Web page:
The Lagos Chapter of the Association of Certified Fraud Examiners (ACFE) is calling on the Nigerian federal government to consider decentralising investigations of money laundering and other related crimes to more effectively curb illicit financial flows (IFFs).
President of the Lagos Chapter of the international association, Godwin Oyedokun, said in a lecture during an ACFE training session that centralised investigations can be flawed by influence or abuse by corrupt officials involved in probes.
AML/CFT rules enforcement
Oyedokun said Nigeria’s anti-money laundering and counter financing of terrorism (AML/CFT) rules are now in place to prevent financial institutions from being used for money laundering, particularly through the identification of sources of funds and limitations on certain transactions that serve as vehicles for money laundering.
But he is concerned that investigations into breaches of AML/CFT regulations are being jeopardised by corrupt officials who are close to these investigations, thus suggesting that enforcement of these rules is not sufficiently rigorous.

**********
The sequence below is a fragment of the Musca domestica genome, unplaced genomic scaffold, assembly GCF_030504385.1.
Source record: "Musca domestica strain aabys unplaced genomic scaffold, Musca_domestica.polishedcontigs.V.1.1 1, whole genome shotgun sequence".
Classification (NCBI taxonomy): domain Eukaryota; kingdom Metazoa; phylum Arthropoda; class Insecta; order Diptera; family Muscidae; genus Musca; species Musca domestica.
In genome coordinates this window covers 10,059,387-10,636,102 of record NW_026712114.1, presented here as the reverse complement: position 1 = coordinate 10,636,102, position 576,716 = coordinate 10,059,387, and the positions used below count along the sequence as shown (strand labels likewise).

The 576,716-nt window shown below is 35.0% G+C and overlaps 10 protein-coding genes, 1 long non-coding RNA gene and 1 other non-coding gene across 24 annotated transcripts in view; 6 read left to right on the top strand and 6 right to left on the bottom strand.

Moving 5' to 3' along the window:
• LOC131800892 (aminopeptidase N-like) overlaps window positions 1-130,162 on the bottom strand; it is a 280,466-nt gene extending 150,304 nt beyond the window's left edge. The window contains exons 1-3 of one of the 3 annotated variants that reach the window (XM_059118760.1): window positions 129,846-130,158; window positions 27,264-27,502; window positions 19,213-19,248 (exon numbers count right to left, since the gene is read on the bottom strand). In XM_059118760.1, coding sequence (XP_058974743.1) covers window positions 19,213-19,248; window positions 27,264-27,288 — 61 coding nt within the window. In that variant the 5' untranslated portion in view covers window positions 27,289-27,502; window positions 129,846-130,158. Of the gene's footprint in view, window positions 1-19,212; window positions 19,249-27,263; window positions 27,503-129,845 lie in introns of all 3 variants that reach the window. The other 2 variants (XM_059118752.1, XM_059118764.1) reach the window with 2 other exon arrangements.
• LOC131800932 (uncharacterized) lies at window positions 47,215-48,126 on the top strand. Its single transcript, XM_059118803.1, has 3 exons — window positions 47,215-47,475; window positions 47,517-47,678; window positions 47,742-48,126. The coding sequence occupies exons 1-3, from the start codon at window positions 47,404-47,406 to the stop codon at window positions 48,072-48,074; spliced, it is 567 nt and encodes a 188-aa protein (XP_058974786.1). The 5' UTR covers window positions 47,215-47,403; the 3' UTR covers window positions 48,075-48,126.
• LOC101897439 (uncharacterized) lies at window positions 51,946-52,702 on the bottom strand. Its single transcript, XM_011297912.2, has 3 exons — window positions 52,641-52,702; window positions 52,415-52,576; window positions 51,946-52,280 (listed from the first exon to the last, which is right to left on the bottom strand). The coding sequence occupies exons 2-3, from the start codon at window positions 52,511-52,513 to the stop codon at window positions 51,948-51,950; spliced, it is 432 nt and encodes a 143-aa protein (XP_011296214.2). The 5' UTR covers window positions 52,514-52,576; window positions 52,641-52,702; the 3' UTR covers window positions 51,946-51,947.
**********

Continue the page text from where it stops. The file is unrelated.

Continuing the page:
National and African challenges
Nigerian President Muhammadu Buhari recently told an audience at the 74th UN General Assembly that his country lost US$157.5 billion dollars to IFFs between 2003 and 2012. Some analysts suggest that IFFs have remained at a level similar to 2012.
In the face of the ravaging effects of the coronavirus crisis, the UN has said curbing capital flight and illicit financial flows in Africa could generate new funds of up to US$88.6 billion a year to respond to the pandemic.
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